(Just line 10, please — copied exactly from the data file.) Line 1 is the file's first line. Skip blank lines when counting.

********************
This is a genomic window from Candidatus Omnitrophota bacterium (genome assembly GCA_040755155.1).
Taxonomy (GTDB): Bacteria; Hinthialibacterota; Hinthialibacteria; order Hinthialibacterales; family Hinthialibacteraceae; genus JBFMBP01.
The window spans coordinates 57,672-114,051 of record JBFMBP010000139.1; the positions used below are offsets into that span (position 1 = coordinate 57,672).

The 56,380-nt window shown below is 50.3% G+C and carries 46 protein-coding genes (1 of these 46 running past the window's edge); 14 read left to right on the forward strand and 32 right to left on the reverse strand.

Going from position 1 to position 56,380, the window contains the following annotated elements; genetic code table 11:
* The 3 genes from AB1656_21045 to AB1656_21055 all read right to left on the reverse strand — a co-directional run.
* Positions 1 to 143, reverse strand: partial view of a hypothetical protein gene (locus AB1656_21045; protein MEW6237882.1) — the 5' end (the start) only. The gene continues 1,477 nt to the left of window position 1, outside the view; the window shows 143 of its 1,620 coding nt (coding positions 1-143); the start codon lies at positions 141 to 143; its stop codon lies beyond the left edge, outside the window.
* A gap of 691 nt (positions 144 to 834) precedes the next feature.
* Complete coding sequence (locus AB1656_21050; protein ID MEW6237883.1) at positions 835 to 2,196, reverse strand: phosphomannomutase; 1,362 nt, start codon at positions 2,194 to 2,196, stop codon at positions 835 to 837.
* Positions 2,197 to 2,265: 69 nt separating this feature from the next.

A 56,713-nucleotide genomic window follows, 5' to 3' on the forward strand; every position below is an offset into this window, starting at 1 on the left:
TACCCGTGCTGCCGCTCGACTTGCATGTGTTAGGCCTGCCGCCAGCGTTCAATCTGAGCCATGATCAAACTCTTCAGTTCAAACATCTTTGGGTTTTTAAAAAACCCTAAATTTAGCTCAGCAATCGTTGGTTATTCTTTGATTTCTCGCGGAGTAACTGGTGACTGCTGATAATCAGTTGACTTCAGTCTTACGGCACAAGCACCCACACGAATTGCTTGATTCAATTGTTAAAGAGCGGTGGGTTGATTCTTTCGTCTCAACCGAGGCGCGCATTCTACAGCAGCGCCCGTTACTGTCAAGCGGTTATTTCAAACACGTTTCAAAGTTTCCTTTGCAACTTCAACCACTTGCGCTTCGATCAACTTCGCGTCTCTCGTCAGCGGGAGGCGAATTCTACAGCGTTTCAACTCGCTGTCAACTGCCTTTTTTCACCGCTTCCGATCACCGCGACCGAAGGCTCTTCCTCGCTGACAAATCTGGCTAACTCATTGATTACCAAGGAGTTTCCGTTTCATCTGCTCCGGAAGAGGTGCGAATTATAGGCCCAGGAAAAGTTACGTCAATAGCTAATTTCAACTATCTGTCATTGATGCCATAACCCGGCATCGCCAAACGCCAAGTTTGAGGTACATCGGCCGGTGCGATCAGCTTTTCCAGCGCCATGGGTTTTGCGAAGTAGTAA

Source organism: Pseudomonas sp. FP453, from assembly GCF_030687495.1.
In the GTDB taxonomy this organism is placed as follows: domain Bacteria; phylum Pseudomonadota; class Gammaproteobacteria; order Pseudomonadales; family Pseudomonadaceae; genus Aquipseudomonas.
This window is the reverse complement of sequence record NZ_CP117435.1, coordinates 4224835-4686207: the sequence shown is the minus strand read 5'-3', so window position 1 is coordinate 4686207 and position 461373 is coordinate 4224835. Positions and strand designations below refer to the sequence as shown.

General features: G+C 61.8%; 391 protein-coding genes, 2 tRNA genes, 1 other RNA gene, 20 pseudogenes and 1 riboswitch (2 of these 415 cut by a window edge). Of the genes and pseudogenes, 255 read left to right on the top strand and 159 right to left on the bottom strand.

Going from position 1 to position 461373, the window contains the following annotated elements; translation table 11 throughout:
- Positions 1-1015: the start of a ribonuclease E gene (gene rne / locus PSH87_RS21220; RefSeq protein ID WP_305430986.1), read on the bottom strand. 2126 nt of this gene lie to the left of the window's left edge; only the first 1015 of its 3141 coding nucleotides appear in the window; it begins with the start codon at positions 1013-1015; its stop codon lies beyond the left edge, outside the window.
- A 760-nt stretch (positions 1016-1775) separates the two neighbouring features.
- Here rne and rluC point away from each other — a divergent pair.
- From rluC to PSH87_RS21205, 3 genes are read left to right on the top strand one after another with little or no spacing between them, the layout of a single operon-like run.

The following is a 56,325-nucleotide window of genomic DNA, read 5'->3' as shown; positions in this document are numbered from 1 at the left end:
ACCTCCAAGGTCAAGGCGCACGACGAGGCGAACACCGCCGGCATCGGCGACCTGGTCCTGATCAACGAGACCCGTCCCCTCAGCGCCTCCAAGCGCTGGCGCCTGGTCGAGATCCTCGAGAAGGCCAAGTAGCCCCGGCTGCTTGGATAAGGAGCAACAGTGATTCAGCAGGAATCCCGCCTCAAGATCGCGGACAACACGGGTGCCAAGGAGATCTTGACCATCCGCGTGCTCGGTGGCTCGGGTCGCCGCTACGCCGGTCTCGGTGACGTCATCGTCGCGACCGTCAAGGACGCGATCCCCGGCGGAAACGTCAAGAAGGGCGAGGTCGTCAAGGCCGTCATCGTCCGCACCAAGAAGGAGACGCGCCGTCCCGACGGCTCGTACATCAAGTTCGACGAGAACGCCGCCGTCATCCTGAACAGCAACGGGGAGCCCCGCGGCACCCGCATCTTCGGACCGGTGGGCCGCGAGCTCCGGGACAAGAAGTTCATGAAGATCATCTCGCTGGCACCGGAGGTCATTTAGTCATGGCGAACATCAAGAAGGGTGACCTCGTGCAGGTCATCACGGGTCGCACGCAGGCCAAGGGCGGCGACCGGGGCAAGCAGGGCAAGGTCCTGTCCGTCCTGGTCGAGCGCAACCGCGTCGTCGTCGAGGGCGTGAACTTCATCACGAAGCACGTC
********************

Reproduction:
* Positions 2,197 to 2,265: 69 nt separating this feature from the next.